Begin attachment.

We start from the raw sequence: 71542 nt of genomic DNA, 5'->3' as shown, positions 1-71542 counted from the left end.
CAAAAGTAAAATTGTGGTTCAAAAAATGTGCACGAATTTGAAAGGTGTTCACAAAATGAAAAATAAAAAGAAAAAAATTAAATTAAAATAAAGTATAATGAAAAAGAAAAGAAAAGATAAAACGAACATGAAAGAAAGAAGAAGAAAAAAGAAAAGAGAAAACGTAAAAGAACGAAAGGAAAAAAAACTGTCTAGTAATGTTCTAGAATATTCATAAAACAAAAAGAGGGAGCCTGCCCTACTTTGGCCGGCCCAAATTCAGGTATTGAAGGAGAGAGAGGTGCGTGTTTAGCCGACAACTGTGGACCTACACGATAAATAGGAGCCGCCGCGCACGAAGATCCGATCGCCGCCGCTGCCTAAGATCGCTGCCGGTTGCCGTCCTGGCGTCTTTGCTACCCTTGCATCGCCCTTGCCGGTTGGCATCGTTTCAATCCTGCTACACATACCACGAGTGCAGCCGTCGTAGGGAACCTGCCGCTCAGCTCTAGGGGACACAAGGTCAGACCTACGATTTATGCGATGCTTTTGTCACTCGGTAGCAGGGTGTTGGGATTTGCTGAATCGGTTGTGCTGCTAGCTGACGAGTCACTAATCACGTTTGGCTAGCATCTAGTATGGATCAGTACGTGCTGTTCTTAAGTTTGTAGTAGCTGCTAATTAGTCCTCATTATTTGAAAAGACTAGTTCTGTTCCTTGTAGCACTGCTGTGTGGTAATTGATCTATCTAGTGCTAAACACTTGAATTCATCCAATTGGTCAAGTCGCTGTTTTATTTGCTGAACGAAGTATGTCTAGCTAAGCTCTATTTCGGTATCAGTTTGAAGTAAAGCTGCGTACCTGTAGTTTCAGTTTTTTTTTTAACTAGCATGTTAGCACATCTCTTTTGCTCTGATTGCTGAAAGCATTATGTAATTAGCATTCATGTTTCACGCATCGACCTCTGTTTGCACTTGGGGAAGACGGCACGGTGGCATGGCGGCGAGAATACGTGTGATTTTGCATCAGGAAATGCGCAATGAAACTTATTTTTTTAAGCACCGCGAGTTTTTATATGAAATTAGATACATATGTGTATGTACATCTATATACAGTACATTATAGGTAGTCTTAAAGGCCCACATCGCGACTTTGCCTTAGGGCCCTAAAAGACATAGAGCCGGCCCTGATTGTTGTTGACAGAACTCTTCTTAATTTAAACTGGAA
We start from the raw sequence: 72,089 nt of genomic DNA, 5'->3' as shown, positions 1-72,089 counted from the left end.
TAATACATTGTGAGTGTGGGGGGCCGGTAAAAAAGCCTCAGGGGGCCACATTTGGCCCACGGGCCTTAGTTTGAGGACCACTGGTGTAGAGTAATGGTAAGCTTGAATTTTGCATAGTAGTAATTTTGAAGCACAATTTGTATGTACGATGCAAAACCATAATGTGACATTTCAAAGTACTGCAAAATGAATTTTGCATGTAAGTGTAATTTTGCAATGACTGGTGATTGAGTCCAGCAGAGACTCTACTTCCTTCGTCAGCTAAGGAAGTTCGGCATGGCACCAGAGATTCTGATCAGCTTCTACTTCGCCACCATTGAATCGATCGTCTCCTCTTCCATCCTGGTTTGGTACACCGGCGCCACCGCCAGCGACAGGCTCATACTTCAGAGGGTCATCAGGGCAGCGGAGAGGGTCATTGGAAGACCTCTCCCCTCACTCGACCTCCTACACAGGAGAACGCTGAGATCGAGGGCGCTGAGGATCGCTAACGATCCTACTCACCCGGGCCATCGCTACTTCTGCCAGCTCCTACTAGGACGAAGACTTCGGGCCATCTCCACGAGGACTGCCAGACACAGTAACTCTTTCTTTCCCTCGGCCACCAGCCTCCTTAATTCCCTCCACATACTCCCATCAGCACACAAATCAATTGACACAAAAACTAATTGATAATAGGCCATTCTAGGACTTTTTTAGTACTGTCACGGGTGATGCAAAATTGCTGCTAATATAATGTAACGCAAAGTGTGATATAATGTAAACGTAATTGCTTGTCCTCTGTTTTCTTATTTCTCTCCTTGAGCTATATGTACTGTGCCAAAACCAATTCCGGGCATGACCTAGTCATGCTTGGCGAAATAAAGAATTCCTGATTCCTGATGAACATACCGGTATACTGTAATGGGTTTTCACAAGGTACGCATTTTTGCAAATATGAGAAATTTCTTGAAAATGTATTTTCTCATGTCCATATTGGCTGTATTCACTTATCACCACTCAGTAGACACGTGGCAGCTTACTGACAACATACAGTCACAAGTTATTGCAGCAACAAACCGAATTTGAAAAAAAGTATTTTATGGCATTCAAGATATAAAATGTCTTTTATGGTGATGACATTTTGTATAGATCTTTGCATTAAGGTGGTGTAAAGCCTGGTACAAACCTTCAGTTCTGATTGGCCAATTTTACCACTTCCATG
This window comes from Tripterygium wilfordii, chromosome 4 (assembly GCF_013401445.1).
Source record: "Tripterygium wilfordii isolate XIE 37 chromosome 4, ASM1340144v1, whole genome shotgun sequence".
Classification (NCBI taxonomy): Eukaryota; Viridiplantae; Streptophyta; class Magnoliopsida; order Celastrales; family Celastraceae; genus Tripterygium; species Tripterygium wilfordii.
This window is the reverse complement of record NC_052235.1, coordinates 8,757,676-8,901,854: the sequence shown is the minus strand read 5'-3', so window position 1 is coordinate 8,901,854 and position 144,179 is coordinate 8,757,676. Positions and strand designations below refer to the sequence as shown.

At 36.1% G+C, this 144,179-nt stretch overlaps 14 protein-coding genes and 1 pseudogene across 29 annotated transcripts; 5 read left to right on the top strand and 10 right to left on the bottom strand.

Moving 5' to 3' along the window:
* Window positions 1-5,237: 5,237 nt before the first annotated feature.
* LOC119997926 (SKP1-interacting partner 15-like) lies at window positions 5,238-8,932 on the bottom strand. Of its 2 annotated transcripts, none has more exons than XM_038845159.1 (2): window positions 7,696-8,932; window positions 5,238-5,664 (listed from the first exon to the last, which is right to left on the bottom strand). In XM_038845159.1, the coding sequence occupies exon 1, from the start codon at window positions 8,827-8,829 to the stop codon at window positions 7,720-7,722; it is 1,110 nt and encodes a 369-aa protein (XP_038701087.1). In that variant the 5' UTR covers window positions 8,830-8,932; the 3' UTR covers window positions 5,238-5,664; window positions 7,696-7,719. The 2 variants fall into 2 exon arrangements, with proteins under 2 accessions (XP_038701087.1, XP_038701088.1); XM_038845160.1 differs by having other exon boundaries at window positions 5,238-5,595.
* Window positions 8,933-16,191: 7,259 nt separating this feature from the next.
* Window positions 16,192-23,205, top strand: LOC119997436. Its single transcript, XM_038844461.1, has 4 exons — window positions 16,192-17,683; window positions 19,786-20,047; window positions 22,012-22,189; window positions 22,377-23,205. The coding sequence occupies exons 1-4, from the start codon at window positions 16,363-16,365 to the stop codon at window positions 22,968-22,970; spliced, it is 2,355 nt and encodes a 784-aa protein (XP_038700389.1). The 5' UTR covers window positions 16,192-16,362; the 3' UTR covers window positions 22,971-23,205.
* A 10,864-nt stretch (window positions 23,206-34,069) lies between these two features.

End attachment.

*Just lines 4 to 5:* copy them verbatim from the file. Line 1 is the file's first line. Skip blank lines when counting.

TAATACATTGTGAGTGTGGGGGGCCGGTAAAAAAGCCTCAGGGGGCCACATTTGGCCCACGGGCCTTAGTTTGAGGACCACTGGTGTAGAGTAATGGTAAGCTTGAATTTTGCATAGTAGTAATTTTGAAGCACAATTTGTATGTACGATGCAAAACCATAATGTGACATTTCAAAGTACTGCAAAATGAATTTTGCATGTAAGTGTAATTTTGCAATGACTGGTGATTGAGTCCAGCAGAGACTCTACTTCCTTCGTCAGCTAAGGAAGTTCGGCATGGCACCAGAGATTCTGATCAGCTTCTACTTCGCCACCATTGAATCGATCGTCTCCTCTTCCATCCTGGTTTGGTACACCGGCGCCACCGCCAGCGACAGGCTCATACTTCAGAGGGTCATCAGGGCAGCGGAGAGGGTCATTGGAAGACCTCTCCCCTCACTCGACCTCCTACACAGGAGAACGCTGAGATCGAGGGCGCTGAGGATCGCTAACGATCCTACTCACCCGGGCCATCGCTACTTCTGCCAGCTCCTACTAGGACGAAGACTTCGGGCCATCTCCACGAGGACTGCCAGACACAGTAACTCTTTCTTTCCCTCGGCCACCAGCCTCCTTAATTCCCTCCACATACTCCCATCAGCACACAAATCAATTGACACAAAAACTAATTGATAATAGGCCATTCTAGGACTTTTTTAGTACTGTCACGGGTGATGCAAAATTGCTGCTAATATAATGTAACGCAAAGTGTGATATAATGTAAACGTAATTGCTTGTCCTCTGTTTTCTTATTTCTCTCCTTGAGCTATATGTACTGTGCCAAAACCAATTCCGGGCATGACCTAGTCATGCTTGGCGAAATAAAGAATTCCTGATTCCTGATGAACATACCGGTATACTGTAATGGGTTTTCACAAGGTACGCATTTTTGCAAATATGAGAAATTTCTTGAAAATGTATTTTCTCATGTCCATATTGGCTGTATTCACTTATCACCACTCAGTAGACACGTGGCAGCTTACTGACAACATACAGTCACAAGTTATTGCAGCAACAAACCGAATTTGAAAAAAAGTATTTTATGGCATTCAAGATATAAAATGTCTTTTATGGTGATGACATTTTGTATAGATCTTTGCATTAAGGTGGTGTAAAGCCTGGTACAAACCTTCAGTTCTGATTGGCCAATTTTACCACTTCCATG
This window comes from Tripterygium wilfordii, chromosome 4 (assembly GCF_013401445.1).